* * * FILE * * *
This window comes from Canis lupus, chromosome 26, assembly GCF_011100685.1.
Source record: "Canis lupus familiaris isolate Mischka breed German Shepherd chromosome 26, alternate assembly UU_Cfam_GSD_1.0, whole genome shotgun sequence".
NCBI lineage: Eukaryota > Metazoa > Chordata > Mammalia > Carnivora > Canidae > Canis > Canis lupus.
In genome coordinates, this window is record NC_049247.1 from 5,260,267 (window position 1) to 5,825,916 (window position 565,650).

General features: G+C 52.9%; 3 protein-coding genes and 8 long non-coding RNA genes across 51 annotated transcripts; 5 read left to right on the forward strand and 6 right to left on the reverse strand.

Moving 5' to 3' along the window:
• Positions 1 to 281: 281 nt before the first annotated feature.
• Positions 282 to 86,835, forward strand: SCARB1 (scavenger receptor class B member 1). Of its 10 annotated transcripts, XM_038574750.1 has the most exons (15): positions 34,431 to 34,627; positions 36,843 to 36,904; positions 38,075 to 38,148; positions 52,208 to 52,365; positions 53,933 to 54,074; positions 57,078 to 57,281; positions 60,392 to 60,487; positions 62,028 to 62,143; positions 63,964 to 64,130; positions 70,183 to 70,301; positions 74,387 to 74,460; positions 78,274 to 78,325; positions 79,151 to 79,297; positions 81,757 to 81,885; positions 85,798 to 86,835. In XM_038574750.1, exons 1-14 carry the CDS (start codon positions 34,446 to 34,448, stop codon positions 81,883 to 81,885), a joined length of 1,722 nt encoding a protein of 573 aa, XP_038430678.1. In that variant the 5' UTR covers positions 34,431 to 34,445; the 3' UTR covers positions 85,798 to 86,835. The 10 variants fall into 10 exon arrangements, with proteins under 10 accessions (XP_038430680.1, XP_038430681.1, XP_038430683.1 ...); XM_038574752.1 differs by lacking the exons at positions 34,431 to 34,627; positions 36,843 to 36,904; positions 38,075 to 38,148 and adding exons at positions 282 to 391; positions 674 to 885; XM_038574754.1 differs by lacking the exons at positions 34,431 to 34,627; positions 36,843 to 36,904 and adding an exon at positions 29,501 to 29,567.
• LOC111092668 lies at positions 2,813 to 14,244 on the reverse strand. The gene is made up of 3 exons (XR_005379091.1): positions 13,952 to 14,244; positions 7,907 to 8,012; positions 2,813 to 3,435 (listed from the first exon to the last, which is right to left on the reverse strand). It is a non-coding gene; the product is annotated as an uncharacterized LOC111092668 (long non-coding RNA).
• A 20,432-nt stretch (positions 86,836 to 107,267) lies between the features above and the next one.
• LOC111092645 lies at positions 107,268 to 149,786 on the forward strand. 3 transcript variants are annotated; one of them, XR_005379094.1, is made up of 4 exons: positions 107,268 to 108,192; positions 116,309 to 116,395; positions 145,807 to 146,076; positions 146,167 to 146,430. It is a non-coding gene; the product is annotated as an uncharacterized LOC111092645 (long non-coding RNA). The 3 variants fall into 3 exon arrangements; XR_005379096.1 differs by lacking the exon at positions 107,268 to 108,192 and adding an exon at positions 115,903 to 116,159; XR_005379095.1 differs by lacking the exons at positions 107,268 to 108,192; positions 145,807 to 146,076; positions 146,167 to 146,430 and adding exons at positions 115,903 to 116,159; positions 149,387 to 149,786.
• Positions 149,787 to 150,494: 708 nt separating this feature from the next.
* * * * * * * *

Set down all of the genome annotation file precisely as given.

This window comes from Canis lupus, chromosome 26, assembly GCF_011100685.1.
Source record: "Canis lupus familiaris isolate Mischka breed German Shepherd chromosome 26, alternate assembly UU_Cfam_GSD_1.0, whole genome shotgun sequence".
NCBI lineage: Eukaryota > Metazoa > Chordata > Mammalia > Carnivora > Canidae > Canis > Canis lupus.
In genome coordinates, this window is record NC_049247.1 from 5,260,267 (window position 1) to 5,825,916 (window position 565,650).

General features: G+C 52.9%; 3 protein-coding genes and 8 long non-coding RNA genes across 51 annotated transcripts; 5 read left to right on the forward strand and 6 right to left on the reverse strand.

Moving 5' to 3' along the window:
• Positions 1 to 281: 281 nt before the first annotated feature.
• Positions 282 to 86,835, forward strand: SCARB1 (scavenger receptor class B member 1). Of its 10 annotated transcripts, XM_038574750.1 has the most exons (15): positions 34,431 to 34,627; positions 36,843 to 36,904; positions 38,075 to 38,148; positions 52,208 to 52,365; positions 53,933 to 54,074; positions 57,078 to 57,281; positions 60,392 to 60,487; positions 62,028 to 62,143; positions 63,964 to 64,130; positions 70,183 to 70,301; positions 74,387 to 74,460; positions 78,274 to 78,325; positions 79,151 to 79,297; positions 81,757 to 81,885; positions 85,798 to 86,835. In XM_038574750.1, exons 1-14 carry the CDS (start codon positions 34,446 to 34,448, stop codon positions 81,883 to 81,885), a joined length of 1,722 nt encoding a protein of 573 aa, XP_038430678.1. In that variant the 5' UTR covers positions 34,431 to 34,445; the 3' UTR covers positions 85,798 to 86,835. The 10 variants fall into 10 exon arrangements, with proteins under 10 accessions (XP_038430680.1, XP_038430681.1, XP_038430683.1 ...); XM_038574752.1 differs by lacking the exons at positions 34,431 to 34,627; positions 36,843 to 36,904; positions 38,075 to 38,148 and adding exons at positions 282 to 391; positions 674 to 885; XM_038574754.1 differs by lacking the exons at positions 34,431 to 34,627; positions 36,843 to 36,904 and adding an exon at positions 29,501 to 29,567.
• LOC111092668 lies at positions 2,813 to 14,244 on the reverse strand. The gene is made up of 3 exons (XR_005379091.1): positions 13,952 to 14,244; positions 7,907 to 8,012; positions 2,813 to 3,435 (listed from the first exon to the last, which is right to left on the reverse strand). It is a non-coding gene; the product is annotated as an uncharacterized LOC111092668 (long non-coding RNA).
• A 20,432-nt stretch (positions 86,836 to 107,267) lies between the features above and the next one.
• LOC111092645 lies at positions 107,268 to 149,786 on the forward strand. 3 transcript variants are annotated; one of them, XR_005379094.1, is made up of 4 exons: positions 107,268 to 108,192; positions 116,309 to 116,395; positions 145,807 to 146,076; positions 146,167 to 146,430. It is a non-coding gene; the product is annotated as an uncharacterized LOC111092645 (long non-coding RNA). The 3 variants fall into 3 exon arrangements; XR_005379096.1 differs by lacking the exon at positions 107,268 to 108,192 and adding an exon at positions 115,903 to 116,159; XR_005379095.1 differs by lacking the exons at positions 107,268 to 108,192; positions 145,807 to 146,076; positions 146,167 to 146,430 and adding exons at positions 115,903 to 116,159; positions 149,387 to 149,786.
• Positions 149,787 to 150,494: 708 nt separating this feature from the next.